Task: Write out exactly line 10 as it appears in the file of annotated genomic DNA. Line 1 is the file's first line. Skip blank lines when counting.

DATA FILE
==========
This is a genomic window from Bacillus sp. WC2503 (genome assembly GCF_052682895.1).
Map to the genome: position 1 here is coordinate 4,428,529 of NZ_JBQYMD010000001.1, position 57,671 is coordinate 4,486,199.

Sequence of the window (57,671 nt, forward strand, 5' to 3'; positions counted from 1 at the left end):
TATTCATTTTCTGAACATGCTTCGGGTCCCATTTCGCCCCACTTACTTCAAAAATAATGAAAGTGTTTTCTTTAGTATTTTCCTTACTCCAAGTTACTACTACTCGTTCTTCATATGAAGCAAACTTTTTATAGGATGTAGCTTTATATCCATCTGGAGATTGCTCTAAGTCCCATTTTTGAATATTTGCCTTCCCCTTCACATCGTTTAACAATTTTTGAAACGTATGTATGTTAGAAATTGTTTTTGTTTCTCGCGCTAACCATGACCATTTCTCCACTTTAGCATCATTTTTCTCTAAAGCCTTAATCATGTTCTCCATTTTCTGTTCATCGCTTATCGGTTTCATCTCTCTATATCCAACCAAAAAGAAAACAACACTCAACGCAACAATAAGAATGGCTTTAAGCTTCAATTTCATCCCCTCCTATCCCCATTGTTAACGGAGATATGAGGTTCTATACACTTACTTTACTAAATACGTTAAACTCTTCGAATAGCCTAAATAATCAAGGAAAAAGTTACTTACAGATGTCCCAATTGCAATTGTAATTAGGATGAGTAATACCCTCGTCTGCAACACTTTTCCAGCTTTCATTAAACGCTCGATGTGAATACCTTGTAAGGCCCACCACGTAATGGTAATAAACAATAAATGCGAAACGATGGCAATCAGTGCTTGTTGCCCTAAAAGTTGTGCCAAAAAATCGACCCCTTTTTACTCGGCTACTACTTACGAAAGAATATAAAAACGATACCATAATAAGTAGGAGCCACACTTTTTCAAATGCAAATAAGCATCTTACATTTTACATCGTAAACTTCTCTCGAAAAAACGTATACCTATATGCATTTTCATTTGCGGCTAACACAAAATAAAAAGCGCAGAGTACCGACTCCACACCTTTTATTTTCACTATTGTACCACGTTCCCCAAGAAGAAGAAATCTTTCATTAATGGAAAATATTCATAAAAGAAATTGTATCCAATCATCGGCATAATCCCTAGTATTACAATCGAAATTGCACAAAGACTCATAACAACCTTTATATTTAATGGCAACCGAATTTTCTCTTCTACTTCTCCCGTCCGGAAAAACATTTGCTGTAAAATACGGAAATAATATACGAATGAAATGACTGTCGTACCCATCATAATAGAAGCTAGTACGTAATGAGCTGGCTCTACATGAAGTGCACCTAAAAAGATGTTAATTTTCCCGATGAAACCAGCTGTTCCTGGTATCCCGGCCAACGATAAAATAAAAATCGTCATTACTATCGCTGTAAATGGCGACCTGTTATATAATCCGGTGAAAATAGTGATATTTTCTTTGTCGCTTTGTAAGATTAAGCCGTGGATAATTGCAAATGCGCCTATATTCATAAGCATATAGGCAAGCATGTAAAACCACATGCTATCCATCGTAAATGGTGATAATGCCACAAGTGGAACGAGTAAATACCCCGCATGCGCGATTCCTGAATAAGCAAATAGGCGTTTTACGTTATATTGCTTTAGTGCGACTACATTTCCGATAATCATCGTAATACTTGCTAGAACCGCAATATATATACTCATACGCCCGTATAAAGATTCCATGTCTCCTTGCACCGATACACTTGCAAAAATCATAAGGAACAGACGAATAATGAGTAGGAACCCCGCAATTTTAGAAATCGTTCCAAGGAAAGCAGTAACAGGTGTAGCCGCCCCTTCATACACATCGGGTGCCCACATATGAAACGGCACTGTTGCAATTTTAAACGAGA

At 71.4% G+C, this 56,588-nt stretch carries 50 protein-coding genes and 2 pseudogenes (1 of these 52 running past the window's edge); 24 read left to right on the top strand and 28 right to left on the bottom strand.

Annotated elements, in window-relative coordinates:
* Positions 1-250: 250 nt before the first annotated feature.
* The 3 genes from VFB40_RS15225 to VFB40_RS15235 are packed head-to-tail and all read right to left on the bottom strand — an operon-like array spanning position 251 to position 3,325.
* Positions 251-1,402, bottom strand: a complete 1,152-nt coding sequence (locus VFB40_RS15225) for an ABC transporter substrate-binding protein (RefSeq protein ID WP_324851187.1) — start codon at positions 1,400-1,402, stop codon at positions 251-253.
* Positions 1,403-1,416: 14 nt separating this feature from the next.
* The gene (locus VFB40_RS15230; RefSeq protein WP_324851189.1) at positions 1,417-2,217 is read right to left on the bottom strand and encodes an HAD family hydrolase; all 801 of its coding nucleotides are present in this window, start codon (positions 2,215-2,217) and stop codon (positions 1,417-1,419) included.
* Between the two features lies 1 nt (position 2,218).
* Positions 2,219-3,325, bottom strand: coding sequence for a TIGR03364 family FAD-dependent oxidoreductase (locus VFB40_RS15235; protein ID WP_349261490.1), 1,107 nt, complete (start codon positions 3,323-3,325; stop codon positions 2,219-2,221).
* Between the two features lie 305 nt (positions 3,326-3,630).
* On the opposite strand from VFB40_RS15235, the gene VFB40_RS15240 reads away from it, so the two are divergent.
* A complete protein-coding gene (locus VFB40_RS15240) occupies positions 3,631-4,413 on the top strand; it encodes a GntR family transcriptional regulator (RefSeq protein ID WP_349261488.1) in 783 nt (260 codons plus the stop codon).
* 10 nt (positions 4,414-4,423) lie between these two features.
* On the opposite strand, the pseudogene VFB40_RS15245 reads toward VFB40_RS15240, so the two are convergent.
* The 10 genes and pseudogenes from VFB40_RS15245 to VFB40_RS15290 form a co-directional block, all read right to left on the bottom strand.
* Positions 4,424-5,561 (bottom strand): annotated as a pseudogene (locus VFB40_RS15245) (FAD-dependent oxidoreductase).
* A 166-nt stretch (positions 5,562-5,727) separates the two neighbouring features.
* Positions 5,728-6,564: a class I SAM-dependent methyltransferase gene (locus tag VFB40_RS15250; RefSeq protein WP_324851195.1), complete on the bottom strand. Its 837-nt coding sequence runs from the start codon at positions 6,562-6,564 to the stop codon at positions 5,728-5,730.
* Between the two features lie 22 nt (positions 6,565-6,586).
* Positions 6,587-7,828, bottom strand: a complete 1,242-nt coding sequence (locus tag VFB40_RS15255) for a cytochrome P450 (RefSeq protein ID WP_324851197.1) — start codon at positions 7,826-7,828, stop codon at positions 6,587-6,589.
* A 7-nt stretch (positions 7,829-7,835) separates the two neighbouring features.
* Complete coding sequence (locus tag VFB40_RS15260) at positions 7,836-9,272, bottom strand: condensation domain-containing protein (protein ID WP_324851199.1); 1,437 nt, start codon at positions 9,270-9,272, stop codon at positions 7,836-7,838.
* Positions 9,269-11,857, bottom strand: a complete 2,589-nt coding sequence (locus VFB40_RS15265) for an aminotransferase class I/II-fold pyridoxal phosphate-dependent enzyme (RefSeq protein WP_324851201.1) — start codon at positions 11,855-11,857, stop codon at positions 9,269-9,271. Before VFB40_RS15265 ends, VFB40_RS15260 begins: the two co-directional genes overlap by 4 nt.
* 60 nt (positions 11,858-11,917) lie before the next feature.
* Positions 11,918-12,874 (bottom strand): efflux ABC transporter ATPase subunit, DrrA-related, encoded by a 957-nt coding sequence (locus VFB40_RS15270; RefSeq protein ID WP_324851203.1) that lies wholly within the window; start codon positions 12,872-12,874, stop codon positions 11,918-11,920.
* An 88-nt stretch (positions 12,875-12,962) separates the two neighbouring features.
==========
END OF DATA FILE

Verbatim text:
* Positions 1,403-1,416: 14 nt separating this feature from the next.